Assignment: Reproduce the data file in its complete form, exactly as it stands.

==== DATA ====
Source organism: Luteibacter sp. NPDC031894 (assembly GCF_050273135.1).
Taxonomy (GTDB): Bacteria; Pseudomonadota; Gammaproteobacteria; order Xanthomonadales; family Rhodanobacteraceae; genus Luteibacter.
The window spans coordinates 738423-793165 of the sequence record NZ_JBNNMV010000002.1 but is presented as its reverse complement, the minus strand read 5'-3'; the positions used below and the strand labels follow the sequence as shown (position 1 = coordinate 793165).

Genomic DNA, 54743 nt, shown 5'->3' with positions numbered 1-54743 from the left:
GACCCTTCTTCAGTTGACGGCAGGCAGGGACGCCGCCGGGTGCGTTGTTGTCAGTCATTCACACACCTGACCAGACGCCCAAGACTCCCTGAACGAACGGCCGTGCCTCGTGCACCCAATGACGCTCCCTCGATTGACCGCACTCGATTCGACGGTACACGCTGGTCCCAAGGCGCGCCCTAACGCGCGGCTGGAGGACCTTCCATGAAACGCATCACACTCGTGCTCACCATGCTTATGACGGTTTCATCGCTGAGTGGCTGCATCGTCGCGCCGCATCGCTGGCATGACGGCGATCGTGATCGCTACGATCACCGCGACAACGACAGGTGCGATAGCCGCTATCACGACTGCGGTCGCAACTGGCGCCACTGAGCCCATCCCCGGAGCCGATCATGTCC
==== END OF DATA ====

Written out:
Source organism: Luteibacter sp. NPDC031894 (assembly GCF_050273135.1).
Taxonomy (GTDB): Bacteria; Pseudomonadota; Gammaproteobacteria; order Xanthomonadales; family Rhodanobacteraceae; genus Luteibacter.
The window spans coordinates 738423-793165 of the sequence record NZ_JBNNMV010000002.1 but is presented as its reverse complement, the minus strand read 5'-3'; the positions used below and the strand labels follow the sequence as shown (position 1 = coordinate 793165).

Genomic DNA, 54743 nt, shown 5'->3' with positions numbered 1-54743 from the left:
GACCCTTCTTCAGTTGACGGCAGGCAGGGACGCCGCCGGGTGCGTTGTTGTCAGTCATTCACACACCTGACCAGACGCCCAAGACTCCCTGAACGAACGGCCGTGCCTCGTGCACCCAATGACGCTCCCTCGATTGACCGCACTCGATTCGACGGTACACGCTGGTCCCAAGGCGCGCCCTAACGCGCGGCTGGAGGACCTTCCATGAAACGCATCACACTCGTGCTCACCATGCTTATGACGGTTTCATCGCTGAGTGGCTGCATCGTCGCGCCGCATCGCTGGCATGACGGCGATCGTGATCGCTACGATCACCGCGACAACGACAGGTGCGATAGCCGCTATCACGACTGCGGTCGCAACTGGCGCCACTGAGCCCATCCCCGGAGCCGATCATGTCC